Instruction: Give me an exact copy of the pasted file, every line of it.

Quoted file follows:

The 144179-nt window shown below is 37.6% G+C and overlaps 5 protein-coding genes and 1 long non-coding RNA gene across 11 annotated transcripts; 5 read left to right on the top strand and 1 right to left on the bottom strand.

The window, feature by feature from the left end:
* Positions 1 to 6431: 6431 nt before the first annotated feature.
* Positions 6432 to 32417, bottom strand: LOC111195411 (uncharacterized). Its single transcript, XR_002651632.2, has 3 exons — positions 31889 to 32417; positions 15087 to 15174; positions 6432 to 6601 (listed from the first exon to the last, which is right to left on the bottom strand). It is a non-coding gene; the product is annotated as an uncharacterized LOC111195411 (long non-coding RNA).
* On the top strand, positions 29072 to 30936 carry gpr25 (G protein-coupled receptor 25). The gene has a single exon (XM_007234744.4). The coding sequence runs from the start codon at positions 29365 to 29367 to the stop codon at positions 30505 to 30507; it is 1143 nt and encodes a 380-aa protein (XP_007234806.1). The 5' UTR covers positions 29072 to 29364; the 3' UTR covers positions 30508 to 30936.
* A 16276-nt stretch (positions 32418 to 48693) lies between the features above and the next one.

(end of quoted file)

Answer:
The 144179-nt window shown below is 37.6% G+C and overlaps 5 protein-coding genes and 1 long non-coding RNA gene across 11 annotated transcripts; 5 read left to right on the top strand and 1 right to left on the bottom strand.

The window, feature by feature from the left end:
* Positions 1 to 6431: 6431 nt before the first annotated feature.
* Positions 6432 to 32417, bottom strand: LOC111195411 (uncharacterized). Its single transcript, XR_002651632.2, has 3 exons — positions 31889 to 32417; positions 15087 to 15174; positions 6432 to 6601 (listed from the first exon to the last, which is right to left on the bottom strand). It is a non-coding gene; the product is annotated as an uncharacterized LOC111195411 (long non-coding RNA).
* On the top strand, positions 29072 to 30936 carry gpr25 (G protein-coupled receptor 25). The gene has a single exon (XM_007234744.4). The coding sequence runs from the start codon at positions 29365 to 29367 to the stop codon at positions 30505 to 30507; it is 1143 nt and encodes a 380-aa protein (XP_007234806.1). The 5' UTR covers positions 29072 to 29364; the 3' UTR covers positions 30508 to 30936.
* A 16276-nt stretch (positions 32418 to 48693) lies between the features above and the next one.